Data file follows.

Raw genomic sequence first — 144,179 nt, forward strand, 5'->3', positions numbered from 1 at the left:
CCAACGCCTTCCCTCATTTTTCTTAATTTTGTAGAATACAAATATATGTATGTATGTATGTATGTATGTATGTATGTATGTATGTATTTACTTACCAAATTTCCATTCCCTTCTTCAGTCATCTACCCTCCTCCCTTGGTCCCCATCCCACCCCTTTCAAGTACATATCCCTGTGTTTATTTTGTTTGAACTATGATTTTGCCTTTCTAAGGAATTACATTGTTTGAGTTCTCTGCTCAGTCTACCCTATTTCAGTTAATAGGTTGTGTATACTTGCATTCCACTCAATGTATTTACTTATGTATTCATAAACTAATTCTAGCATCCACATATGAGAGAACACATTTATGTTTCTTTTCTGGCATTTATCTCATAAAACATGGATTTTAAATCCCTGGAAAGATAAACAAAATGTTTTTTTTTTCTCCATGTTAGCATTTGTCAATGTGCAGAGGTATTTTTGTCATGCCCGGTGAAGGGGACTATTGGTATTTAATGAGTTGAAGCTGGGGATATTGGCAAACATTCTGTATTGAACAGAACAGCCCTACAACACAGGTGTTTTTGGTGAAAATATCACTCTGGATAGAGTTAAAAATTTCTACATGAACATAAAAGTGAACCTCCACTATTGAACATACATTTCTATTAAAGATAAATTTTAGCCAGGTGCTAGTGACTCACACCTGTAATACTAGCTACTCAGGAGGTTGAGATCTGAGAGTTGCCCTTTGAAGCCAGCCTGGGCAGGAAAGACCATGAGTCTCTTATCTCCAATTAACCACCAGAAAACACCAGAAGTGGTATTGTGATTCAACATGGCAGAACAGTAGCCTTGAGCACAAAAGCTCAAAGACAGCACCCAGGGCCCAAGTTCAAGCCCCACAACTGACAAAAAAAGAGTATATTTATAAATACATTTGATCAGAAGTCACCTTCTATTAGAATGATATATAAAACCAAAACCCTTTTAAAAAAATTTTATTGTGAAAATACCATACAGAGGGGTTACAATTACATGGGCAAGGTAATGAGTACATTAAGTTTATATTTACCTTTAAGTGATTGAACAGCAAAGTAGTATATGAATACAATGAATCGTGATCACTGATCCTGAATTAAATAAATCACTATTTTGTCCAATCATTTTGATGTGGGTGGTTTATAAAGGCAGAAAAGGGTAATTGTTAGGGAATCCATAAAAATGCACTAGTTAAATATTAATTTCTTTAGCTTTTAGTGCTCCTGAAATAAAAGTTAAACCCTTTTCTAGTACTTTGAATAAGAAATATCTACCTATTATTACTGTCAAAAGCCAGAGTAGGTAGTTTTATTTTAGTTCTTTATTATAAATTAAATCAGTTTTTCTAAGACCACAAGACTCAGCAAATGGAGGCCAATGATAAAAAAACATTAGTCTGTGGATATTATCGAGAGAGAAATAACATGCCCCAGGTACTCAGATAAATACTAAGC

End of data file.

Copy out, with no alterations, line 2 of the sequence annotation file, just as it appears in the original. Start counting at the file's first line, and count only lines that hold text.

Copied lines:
CCAACGCCTTCCCTCATTTTTCTTAATTTTGTAGAATACAAATATATGTATGTATGTATGTATGTATGTATGTATGTATGTATGTATTTACTTACCAAATTTCCATTCCCTTCTTCAGTCATCTACCCTCCTCCCTTGGTCCCCATCCCACCCCTTTCAAGTACATATCCCTGTGTTTATTTTGTTTGAACTATGATTTTGCCTTTCTAAGGAATTACATTGTTTGAGTTCTCTGCTCAGTCTACCCTATTTCAGTTAATAGGTTGTGTATACTTGCATTCCACTCAATGTATTTACTTATGTATTCATAAACTAATTCTAGCATCCACATATGAGAGAACACATTTATGTTTCTTTTCTGGCATTTATCTCATAAAACATGGATTTTAAATCCCTGGAAAGATAAACAAAATGTTTTTTTTTTCTCCATGTTAGCATTTGTCAATGTGCAGAGGTATTTTTGTCATGCCCGGTGAAGGGGACTATTGGTATTTAATGAGTTGAAGCTGGGGATATTGGCAAACATTCTGTATTGAACAGAACAGCCCTACAACACAGGTGTTTTTGGTGAAAATATCACTCTGGATAGAGTTAAAAATTTCTACATGAACATAAAAGTGAACCTCCACTATTGAACATACATTTCTATTAAAGATAAATTTTAGCCAGGTGCTAGTGACTCACACCTGTAATACTAGCTACTCAGGAGGTTGAGATCTGAGAGTTGCCCTTTGAAGCCAGCCTGGGCAGGAAAGACCATGAGTCTCTTATCTCCAATTAACCACCAGAAAACACCAGAAGTGGTATTGTGATTCAACATGGCAGAACAGTAGCCTTGAGCACAAAAGCTCAAAGACAGCACCCAGGGCCCAAGTTCAAGCCCCACAACTGACAAAAAAAGAGTATATTTATAAATACATTTGATCAGAAGTCACCTTCTATTAGAATGATATATAAAACCAAAACCCTTTTAAAAAAATTTTATTGTGAAAATACCATACAGAGGGGTTACAATTACATGGGCAAGGTAATGAGTACATTAAGTTTATATTTACCTTTAAGTGATTGAACAGCAAAGTAGTATATGAATACAATGAATCGTGATCACTGATCCTGAATTAAATAAATCACTATTTTGTCCAATCATTTTGATGTGGGTGGTTTATAAAGGCAGAAAAGGGTAATTGTTAGGGAATCCATAAAAATGCACTAGTTAAATATTAATTTCTTTAGCTTTTAGTGCTCCTGAAATAAAAGTTAAACCCTTTTCTAGTACTTTGAATAAGAAATATCTACCTATTATTACTGTCAAAAGCCAGAGTAGGTAGTTTTATTTTAGTTCTTTATTATAAATTAAATCAGTTTTTCTAAGACCACAAGACTCAGCAAATGGAGGCCAATGATAAAAAAACATTAGTCTGTGGATATTATCGAGAGAGAAATAACATGCCCCAGGTACTCAGATAAATACTAAGC